it was daunting more than anything else, though at some point all that operated was an amount of yabang: i’ve seen friends do this before, i’ve seen wonderful beautiful local books happen without a big publisher behind it, without press releases coming out in papers. and this book, i knew, deserved the major major effort of blood/sweat/tears because it is about family and history. because it is unconventional in form, an almost refusal to fall within the genres that are familiar, a straddling among creative non-fiction/historical essay/memoir. because it demanded a freedom from the standard limitations of publishing, given its refusal as well to deal with the ways in which things are usually written, how they usually look, what can usually be said.
and so Revolutionary Routes can be infinitely controversial, familiar as many of the personalities within its pages are, from former presidents Manuel Quezon to Ramon Magsaysay, Vicente Sotto to Artemio Ricarte to Tomas Mapua, yet here, more than anything they are revealed to be people. there should be no fear in that. there should be freedom in it.
because that is also what it means to family: a great amount of freedom. to be able to let go of these stories, and more than sharing it with the world, show the world how our Lola Concha, unnamed and anonymous, knew somehow to sit down and write, in long hand, about the life she lived. with no pretenses at publication, no grand narrative tying everything together, no effort at making saints out of sinners. in the process she left not just a narrative about family, but a history both local and national in the voice of someone who actually lived within it. Reynaldo Ileto’s Foreword to the book begins:
Revolutionary Routes is more than a family history across four generations. Author Angela Stuart-Santiago has deftly woven together the memoirs, clippings, correspondence and other traces of her family’s past into a microhistory that spans the late 19th century up to the 1950s. While this book is rooted in the specific experiences of a family that lived in Tiaong and its adjoining towns in southwestern Tayabas (now Quezon) province, it also tells us much, from the ground up, about everyday life in the countryside under the shadow of successive imperial and national regimes. This book can also be read as a modern history of the Philippines.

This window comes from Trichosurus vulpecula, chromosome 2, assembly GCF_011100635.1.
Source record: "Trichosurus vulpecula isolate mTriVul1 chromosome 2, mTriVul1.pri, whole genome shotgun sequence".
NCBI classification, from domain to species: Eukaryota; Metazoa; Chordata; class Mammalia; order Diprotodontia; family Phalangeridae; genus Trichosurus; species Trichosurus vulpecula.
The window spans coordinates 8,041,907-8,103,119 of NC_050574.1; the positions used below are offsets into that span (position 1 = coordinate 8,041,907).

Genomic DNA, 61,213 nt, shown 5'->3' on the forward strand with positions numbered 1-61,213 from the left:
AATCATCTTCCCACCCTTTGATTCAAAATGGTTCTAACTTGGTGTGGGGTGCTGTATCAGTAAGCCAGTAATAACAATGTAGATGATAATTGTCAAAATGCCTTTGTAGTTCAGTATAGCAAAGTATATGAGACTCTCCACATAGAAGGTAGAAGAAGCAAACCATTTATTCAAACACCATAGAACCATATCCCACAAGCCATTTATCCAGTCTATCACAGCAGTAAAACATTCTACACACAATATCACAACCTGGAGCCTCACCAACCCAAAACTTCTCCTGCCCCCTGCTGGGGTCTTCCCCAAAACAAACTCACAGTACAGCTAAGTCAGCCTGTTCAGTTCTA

it seemed there was no other way to do this book, but to take it by the horns and make it walk a path we were making up as we went along. a kind of tribute to the way Lola Concha lived believing in hard work and with more heart — heart — than i can muster. a tribute to Lola Nena who could see most clearly even as she was blind, who inadvertently led me to reading beyond my years, whose sadnesses are a thread i find strength in. and really, ultimately, a glass raised to Angela, whose writing’s a gift in the most basic and complex of ways.
today these arrived in the house and home that Lola Concha and Lola Nena continue to provide us in Mandaluyong:
and i realized there was no other way, no other way at all, but to have taken the path we did, difficult/stressful/frustrating as it was. and today, i felt as close to this joy as i could, as in the end, this route could only be liberating, in all ways imaginable.
we’re launching Revolutionary Routes, on August 20 2011, 5 to 8PM at the Filipinas Heritage Library. come buy a book and have Angela sign it! we’re celebrating family and Tayabas, and Elias from Rizal’s Noli who we now know to be a crucial part of our story.
if at all, you’ll get to meet us beyond our blogs, with partying the only thing on our minds, no fangs included. do come!
Revolutionary Routes, Five Stories of Incarceration, Exile, Murder and Betrayal in Tayabas Province 1891-1980 by Angela Stuart-Santiago
based on the memoirs in Spanish of Concepcion Herrera vda de Umali
as translated into English by Concepcion Umali Stuart